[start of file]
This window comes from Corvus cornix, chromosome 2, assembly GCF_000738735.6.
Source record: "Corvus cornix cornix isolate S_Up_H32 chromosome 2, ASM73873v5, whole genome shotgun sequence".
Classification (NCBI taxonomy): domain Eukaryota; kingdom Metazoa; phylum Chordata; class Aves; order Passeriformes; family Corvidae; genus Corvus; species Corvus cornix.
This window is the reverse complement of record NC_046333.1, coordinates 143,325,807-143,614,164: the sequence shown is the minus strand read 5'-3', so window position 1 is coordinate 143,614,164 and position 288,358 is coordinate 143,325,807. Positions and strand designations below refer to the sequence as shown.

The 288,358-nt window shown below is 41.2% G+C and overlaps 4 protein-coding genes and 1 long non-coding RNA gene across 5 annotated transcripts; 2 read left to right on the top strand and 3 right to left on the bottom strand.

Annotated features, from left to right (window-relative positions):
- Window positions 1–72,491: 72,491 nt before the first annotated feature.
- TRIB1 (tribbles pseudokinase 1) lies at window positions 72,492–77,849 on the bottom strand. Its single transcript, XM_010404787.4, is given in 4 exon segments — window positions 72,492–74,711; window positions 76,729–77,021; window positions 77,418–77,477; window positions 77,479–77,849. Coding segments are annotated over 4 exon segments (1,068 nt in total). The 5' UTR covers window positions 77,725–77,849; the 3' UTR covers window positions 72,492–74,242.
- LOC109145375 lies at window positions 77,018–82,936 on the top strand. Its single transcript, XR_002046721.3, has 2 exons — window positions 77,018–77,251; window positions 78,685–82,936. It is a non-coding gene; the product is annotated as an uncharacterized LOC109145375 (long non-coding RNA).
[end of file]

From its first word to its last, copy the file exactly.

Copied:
This window comes from Corvus cornix, chromosome 2, assembly GCF_000738735.6.
Source record: "Corvus cornix cornix isolate S_Up_H32 chromosome 2, ASM73873v5, whole genome shotgun sequence".
Classification (NCBI taxonomy): domain Eukaryota; kingdom Metazoa; phylum Chordata; class Aves; order Passeriformes; family Corvidae; genus Corvus; species Corvus cornix.
This window is the reverse complement of record NC_046333.1, coordinates 143,325,807-143,614,164: the sequence shown is the minus strand read 5'-3', so window position 1 is coordinate 143,614,164 and position 288,358 is coordinate 143,325,807. Positions and strand designations below refer to the sequence as shown.

The 288,358-nt window shown below is 41.2% G+C and overlaps 4 protein-coding genes and 1 long non-coding RNA gene across 5 annotated transcripts; 2 read left to right on the top strand and 3 right to left on the bottom strand.

Annotated features, from left to right (window-relative positions):
- Window positions 1–72,491: 72,491 nt before the first annotated feature.
- TRIB1 (tribbles pseudokinase 1) lies at window positions 72,492–77,849 on the bottom strand. Its single transcript, XM_010404787.4, is given in 4 exon segments — window positions 72,492–74,711; window positions 76,729–77,021; window positions 77,418–77,477; window positions 77,479–77,849. Coding segments are annotated over 4 exon segments (1,068 nt in total). The 5' UTR covers window positions 77,725–77,849; the 3' UTR covers window positions 72,492–74,242.
- LOC109145375 lies at window positions 77,018–82,936 on the top strand. Its single transcript, XR_002046721.3, has 2 exons — window positions 77,018–77,251; window positions 78,685–82,936. It is a non-coding gene; the product is annotated as an uncharacterized LOC109145375 (long non-coding RNA).